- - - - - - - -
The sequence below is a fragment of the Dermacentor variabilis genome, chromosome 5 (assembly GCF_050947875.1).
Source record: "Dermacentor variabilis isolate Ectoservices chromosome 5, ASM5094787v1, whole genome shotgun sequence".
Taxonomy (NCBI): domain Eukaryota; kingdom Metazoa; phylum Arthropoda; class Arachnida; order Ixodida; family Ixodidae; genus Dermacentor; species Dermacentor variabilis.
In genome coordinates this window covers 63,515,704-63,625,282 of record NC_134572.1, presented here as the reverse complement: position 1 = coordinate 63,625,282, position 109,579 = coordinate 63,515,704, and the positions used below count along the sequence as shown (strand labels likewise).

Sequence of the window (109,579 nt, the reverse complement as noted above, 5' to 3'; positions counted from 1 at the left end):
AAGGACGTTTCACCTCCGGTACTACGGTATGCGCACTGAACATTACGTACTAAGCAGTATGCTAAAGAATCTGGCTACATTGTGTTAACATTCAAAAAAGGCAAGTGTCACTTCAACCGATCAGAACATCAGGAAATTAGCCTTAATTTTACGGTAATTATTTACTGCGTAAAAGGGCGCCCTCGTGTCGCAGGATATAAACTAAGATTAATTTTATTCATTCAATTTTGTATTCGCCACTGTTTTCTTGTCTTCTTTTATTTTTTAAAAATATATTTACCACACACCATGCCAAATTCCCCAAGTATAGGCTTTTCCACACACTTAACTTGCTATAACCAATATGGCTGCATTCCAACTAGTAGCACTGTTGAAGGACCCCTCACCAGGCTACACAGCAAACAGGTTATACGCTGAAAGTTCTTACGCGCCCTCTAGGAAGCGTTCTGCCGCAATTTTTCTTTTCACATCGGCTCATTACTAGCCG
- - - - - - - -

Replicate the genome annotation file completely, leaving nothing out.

The sequence below is a fragment of the Dermacentor variabilis genome, chromosome 5 (assembly GCF_050947875.1).
Source record: "Dermacentor variabilis isolate Ectoservices chromosome 5, ASM5094787v1, whole genome shotgun sequence".
Taxonomy (NCBI): domain Eukaryota; kingdom Metazoa; phylum Arthropoda; class Arachnida; order Ixodida; family Ixodidae; genus Dermacentor; species Dermacentor variabilis.
In genome coordinates this window covers 63,515,704-63,625,282 of record NC_134572.1, presented here as the reverse complement: position 1 = coordinate 63,625,282, position 109,579 = coordinate 63,515,704, and the positions used below count along the sequence as shown (strand labels likewise).

Sequence of the window (109,579 nt, the reverse complement as noted above, 5' to 3'; positions counted from 1 at the left end):
AAGGACGTTTCACCTCCGGTACTACGGTATGCGCACTGAACATTACGTACTAAGCAGTATGCTAAAGAATCTGGCTACATTGTGTTAACATTCAAAAAAGGCAAGTGTCACTTCAACCGATCAGAACATCAGGAAATTAGCCTTAATTTTACGGTAATTATTTACTGCGTAAAAGGGCGCCCTCGTGTCGCAGGATATAAACTAAGATTAATTTTATTCATTCAATTTTGTATTCGCCACTGTTTTCTTGTCTTCTTTTATTTTTTAAAAATATATTTACCACACACCATGCCAAATTCCCCAAGTATAGGCTTTTCCACACACTTAACTTGCTATAACCAATATGGCTGCATTCCAACTAGTAGCACTGTTGAAGGACCCCTCACCAGGCTACACAGCAAACAGGTTATACGCTGAAAGTTCTTACGCGCCCTCTAGGAAGCGTTCTGCCGCAATTTTTCTTTTCACATCGGCTCATTACTAGCCG